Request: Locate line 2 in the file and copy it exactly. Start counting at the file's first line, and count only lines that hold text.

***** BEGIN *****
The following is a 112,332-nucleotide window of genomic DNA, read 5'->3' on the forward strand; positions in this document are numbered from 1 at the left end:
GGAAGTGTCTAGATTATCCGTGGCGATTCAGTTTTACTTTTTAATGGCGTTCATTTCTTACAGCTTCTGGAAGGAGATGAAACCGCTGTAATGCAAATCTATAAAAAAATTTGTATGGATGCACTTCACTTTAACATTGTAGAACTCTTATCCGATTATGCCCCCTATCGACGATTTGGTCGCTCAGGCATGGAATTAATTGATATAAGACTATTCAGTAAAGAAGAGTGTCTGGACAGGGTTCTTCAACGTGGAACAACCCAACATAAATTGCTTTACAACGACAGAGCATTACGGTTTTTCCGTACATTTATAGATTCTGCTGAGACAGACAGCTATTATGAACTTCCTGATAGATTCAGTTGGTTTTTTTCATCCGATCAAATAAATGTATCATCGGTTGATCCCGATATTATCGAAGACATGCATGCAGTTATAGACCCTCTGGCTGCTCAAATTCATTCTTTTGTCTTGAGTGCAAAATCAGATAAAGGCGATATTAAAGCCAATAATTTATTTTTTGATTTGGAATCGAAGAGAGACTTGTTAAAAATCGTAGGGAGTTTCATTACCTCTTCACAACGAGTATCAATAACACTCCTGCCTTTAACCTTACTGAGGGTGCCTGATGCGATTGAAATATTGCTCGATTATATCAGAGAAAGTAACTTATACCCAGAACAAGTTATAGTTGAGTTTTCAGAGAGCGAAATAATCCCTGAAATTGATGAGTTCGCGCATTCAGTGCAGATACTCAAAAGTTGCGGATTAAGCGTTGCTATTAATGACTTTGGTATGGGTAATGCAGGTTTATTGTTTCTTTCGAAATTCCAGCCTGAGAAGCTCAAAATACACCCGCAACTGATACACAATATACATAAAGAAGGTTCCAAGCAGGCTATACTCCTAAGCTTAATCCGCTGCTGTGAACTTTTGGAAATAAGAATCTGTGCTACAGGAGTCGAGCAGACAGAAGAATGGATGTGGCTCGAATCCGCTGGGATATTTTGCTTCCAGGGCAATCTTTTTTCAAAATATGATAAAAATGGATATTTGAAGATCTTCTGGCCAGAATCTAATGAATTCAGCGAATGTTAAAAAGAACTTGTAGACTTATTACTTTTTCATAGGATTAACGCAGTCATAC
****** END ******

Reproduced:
GGAAGTGTCTAGATTATCCGTGGCGATTCAGTTTTACTTTTTAATGGCGTTCATTTCTTACAGCTTCTGGAAGGAGATGAAACCGCTGTAATGCAAATCTATAAAAAAATTTGTATGGATGCACTTCACTTTAACATTGTAGAACTCTTATCCGATTATGCCCCCTATCGACGATTTGGTCGCTCAGGCATGGAATTAATTGATATAAGACTATTCAGTAAAGAAGAGTGTCTGGACAGGGTTCTTCAACGTGGAACAACCCAACATAAATTGCTTTACAACGACAGAGCATTACGGTTTTTCCGTACATTTATAGATTCTGCTGAGACAGACAGCTATTATGAACTTCCTGATAGATTCAGTTGGTTTTTTTCATCCGATCAAATAAATGTATCATCGGTTGATCCCGATATTATCGAAGACATGCATGCAGTTATAGACCCTCTGGCTGCTCAAATTCATTCTTTTGTCTTGAGTGCAAAATCAGATAAAGGCGATATTAAAGCCAATAATTTATTTTTTGATTTGGAATCGAAGAGAGACTTGTTAAAAATCGTAGGGAGTTTCATTACCTCTTCACAACGAGTATCAATAACACTCCTGCCTTTAACCTTACTGAGGGTGCCTGATGCGATTGAAATATTGCTCGATTATATCAGAGAAAGTAACTTATACCCAGAACAAGTTATAGTTGAGTTTTCAGAGAGCGAAATAATCCCTGAAATTGATGAGTTCGCGCATTCAGTGCAGATACTCAAAAGTTGCGGATTAAGCGTTGCTATTAATGACTTTGGTATGGGTAATGCAGGTTTATTGTTTCTTTCGAAATTCCAGCCTGAGAAGCTCAAAATACACCCGCAACTGATACACAATATACATAAAGAAGGTTCCAAGCAGGCTATACTCCTAAGCTTAATCCGCTGCTGTGAACTTTTGGAAATAAGAATCTGTGCTACAGGAGTCGAGCAGACAGAAGAATGGATGTGGCTCGAATCCGCTGGGATATTTTGCTTCCAGGGCAATCTTTTTTCAAAATATGATAAAAATGGATATTTGAAGATCTTCTGGCCAGAATCTAATGAATTCAGCGAATGTTAAAAAGAACTTGTAGACTTATTACTTTTTCATAGGATTAACGCAGTCATAC